Controlled variables are any other outside variables that may affect the dependent variable. The three variables can sometimes be easily mistaken. If you have not identified the control in a science experiment, you may be mistaking one of your controls as an independent variable. Remember that the control should never change. If your independent variable always remains the same, odds are it is your control. Now we've covered what is a control in a science experiment, it's time to see how it works in practice.
Not all science experiments require a control, but many do. You can create your own control sample by following a few simple steps. One great example of creating a control in a relatively simple experiment is working with plants. The basis is to determine how plants grow in different types of soil mixtures. The control pot uses regular potting soil and the same daily routine of water and sun. The other pots have different soil mixtures and may be exposed to varying lights and temperatures.
Depending on your science experiment, determine a variable or sample set that must remain the same at all times. The control may directly apply to every portion of your experiment, or it can be relative, such as the plant experiment. Another great example of creating a control is determining how fast an object sinks, or the object's density. The control would be using the same amount of water in the exact same size container. Be sure to use the same type of water as well, such as filtered or unfiltered.
Once the science experiment starts, document what your control is, along with your independent and dependent variables. This allows you to better monitor and keep track of your controlled variable. Controlled variables must be carefully set and monitored throughout your experiment. Any changes to the control will greatly alter your experiment's results.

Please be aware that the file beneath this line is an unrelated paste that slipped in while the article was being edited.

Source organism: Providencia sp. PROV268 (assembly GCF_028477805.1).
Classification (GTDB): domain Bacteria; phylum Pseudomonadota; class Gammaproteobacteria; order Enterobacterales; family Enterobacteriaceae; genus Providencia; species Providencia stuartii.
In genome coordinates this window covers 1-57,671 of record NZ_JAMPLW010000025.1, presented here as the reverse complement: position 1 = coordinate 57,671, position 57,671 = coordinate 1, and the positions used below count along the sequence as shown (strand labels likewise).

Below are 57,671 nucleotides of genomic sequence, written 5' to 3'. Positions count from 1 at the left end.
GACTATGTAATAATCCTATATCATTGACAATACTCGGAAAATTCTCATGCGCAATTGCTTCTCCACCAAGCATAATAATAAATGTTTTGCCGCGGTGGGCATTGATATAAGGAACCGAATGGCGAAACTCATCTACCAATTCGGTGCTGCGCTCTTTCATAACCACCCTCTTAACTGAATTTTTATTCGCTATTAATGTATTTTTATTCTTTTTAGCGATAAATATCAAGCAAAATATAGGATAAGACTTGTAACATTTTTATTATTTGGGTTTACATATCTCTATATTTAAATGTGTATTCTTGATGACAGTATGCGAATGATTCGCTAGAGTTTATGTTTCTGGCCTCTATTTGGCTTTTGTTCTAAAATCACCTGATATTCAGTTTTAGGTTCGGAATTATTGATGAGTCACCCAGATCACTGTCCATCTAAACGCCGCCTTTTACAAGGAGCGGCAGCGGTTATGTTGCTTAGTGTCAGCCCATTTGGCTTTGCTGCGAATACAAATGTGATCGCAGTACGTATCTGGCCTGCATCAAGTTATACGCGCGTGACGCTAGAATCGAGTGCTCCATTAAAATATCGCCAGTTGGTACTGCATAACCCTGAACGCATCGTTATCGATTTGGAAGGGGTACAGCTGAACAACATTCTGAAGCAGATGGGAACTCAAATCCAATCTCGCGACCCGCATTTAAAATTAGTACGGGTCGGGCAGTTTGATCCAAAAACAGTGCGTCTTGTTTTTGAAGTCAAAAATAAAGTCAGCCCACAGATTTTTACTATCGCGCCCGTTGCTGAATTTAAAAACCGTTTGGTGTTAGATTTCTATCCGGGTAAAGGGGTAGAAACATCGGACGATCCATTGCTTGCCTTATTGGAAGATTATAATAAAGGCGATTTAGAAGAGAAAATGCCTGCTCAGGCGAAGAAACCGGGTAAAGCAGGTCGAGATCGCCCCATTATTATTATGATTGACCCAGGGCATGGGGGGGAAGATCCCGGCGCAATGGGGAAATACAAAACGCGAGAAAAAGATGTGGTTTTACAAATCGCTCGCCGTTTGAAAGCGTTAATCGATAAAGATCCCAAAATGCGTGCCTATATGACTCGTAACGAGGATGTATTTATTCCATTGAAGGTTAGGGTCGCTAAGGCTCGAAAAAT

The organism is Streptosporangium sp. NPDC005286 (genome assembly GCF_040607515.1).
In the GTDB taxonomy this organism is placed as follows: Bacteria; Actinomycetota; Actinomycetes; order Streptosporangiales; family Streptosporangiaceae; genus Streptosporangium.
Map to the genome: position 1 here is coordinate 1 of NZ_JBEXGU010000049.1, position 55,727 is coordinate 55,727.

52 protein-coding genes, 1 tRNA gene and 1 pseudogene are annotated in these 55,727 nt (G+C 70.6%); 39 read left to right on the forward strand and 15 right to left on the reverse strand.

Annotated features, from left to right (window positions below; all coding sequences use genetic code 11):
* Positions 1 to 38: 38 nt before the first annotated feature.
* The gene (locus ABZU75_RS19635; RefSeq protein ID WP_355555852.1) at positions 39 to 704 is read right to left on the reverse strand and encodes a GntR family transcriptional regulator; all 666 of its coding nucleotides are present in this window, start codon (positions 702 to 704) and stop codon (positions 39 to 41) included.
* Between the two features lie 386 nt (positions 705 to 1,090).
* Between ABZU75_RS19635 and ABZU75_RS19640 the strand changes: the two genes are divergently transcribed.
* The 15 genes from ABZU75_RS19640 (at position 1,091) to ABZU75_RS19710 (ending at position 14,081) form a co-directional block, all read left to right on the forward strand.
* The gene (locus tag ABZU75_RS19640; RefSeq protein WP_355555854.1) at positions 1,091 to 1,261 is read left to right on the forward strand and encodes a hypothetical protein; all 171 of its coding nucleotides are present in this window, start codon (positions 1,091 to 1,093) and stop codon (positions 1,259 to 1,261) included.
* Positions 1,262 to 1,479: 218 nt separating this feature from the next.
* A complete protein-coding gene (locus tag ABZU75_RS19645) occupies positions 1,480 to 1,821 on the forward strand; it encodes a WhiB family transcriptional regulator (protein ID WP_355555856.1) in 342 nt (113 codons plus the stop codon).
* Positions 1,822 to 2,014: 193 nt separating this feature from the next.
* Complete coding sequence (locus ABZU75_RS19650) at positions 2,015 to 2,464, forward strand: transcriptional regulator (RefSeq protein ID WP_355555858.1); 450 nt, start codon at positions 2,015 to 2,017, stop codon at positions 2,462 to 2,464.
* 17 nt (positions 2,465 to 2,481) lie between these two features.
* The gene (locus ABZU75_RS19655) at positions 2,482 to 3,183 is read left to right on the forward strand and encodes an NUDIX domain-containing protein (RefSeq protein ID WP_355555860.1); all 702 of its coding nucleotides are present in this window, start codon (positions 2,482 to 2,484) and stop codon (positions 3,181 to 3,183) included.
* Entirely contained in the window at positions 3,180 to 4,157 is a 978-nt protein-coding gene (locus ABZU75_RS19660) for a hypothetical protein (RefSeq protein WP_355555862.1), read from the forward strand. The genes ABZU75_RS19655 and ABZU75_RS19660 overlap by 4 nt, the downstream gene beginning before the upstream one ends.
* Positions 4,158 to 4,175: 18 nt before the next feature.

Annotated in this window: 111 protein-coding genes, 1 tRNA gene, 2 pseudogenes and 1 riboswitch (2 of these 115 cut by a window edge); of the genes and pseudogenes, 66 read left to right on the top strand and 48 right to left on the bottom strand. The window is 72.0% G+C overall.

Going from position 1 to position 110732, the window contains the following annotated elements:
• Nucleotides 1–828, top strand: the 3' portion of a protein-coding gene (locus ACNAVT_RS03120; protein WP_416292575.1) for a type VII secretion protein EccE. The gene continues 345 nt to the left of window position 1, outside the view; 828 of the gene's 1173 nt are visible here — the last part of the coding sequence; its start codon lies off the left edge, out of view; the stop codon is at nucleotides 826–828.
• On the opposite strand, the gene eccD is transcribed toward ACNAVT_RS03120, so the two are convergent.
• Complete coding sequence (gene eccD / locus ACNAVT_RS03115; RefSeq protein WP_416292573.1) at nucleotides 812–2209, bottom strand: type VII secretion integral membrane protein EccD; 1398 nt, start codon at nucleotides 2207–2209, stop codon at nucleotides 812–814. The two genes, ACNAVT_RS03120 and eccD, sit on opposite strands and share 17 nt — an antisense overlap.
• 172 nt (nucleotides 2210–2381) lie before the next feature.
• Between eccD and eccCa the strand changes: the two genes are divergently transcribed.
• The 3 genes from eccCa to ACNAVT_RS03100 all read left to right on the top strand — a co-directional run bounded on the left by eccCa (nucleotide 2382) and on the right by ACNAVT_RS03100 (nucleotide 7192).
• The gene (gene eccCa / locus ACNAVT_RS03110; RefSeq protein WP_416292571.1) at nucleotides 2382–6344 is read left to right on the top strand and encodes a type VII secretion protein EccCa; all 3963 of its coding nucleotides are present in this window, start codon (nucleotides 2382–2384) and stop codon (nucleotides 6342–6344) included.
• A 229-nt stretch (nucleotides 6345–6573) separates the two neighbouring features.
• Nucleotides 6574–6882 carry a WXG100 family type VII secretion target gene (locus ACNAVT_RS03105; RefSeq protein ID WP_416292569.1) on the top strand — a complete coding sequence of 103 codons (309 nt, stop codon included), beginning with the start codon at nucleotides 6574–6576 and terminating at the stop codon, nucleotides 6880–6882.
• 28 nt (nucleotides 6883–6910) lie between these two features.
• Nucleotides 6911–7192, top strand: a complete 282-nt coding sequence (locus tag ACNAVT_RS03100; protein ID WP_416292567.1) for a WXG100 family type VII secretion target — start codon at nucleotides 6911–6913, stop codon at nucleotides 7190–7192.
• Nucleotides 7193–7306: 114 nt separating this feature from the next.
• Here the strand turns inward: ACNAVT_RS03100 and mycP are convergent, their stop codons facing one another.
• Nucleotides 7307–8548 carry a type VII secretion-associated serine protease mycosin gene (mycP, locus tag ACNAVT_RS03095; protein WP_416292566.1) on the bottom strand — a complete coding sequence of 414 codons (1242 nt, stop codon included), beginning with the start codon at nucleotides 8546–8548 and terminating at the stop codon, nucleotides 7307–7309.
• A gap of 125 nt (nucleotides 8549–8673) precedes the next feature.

The effect will vary according to the influence it has on the subject. A controlled group is necessary for all legitimate studies.
It is a group that maintains a constant level of influence from different variables. The control group should attempt to replicate the natural phenomenon. Variables that are constant among the control and experiment groups are termed controlled variables. The independent variable is the one difference introduced into the experimental group.
The experimental group outcome is independent of the control group because of the difference. The independent variable should be limited to a single difference to eliminate crossover contamination.
The dependent variable is the observation being measured. It is dependent upon the independent variable. By reducing the independent variable to one, the dependent variable can be assumed to be caused by the one change.
To better understand the interaction let's construct a realistic experiment. A scientist wants to determine if plants respond to music. A control group is constructed where the plants are not subjected to music.
The soil, plant type, water, and sun exposure will all remain the same for every group. These are control variables. An experimental group will be given the independent variable of rock music. A second experimental group will be given the independent variable of classic music.
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